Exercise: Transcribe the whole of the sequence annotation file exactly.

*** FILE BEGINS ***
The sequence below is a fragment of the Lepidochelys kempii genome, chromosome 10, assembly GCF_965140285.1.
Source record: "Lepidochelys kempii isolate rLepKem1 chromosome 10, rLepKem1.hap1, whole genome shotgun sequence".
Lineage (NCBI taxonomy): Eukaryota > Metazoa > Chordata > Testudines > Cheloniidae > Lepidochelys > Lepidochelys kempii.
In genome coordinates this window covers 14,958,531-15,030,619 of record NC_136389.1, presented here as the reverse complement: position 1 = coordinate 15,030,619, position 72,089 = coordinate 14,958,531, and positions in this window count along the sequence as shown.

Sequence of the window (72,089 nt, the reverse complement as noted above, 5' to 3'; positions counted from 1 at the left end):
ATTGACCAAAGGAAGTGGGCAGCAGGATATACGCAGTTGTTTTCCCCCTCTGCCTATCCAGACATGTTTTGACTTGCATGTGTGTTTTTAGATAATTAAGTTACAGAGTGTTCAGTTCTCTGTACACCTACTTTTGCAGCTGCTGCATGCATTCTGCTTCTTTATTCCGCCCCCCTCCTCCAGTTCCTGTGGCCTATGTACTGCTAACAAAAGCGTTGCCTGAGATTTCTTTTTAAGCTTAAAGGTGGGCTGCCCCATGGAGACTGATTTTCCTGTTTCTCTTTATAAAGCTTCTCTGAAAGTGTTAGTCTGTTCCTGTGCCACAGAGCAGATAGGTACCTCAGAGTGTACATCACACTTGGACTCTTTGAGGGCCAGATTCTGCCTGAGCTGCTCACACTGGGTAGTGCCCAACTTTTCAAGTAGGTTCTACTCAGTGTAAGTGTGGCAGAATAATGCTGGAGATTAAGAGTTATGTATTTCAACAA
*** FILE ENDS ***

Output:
The sequence below is a fragment of the Lepidochelys kempii genome, chromosome 10, assembly GCF_965140285.1.
Source record: "Lepidochelys kempii isolate rLepKem1 chromosome 10, rLepKem1.hap1, whole genome shotgun sequence".
Lineage (NCBI taxonomy): Eukaryota > Metazoa > Chordata > Testudines > Cheloniidae > Lepidochelys > Lepidochelys kempii.
In genome coordinates this window covers 14,958,531-15,030,619 of record NC_136389.1, presented here as the reverse complement: position 1 = coordinate 15,030,619, position 72,089 = coordinate 14,958,531, and positions in this window count along the sequence as shown.

Sequence of the window (72,089 nt, the reverse complement as noted above, 5' to 3'; positions counted from 1 at the left end):
ATTGACCAAAGGAAGTGGGCAGCAGGATATACGCAGTTGTTTTCCCCCTCTGCCTATCCAGACATGTTTTGACTTGCATGTGTGTTTTTAGATAATTAAGTTACAGAGTGTTCAGTTCTCTGTACACCTACTTTTGCAGCTGCTGCATGCATTCTGCTTCTTTATTCCGCCCCCCTCCTCCAGTTCCTGTGGCCTATGTACTGCTAACAAAAGCGTTGCCTGAGATTTCTTTTTAAGCTTAAAGGTGGGCTGCCCCATGGAGACTGATTTTCCTGTTTCTCTTTATAAAGCTTCTCTGAAAGTGTTAGTCTGTTCCTGTGCCACAGAGCAGATAGGTACCTCAGAGTGTACATCACACTTGGACTCTTTGAGGGCCAGATTCTGCCTGAGCTGCTCACACTGGGTAGTGCCCAACTTTTCAAGTAGGTTCTACTCAGTGTAAGTGTGGCAGAATAATGCTGGAGATTAAGAGTTATGTATTTCAACAA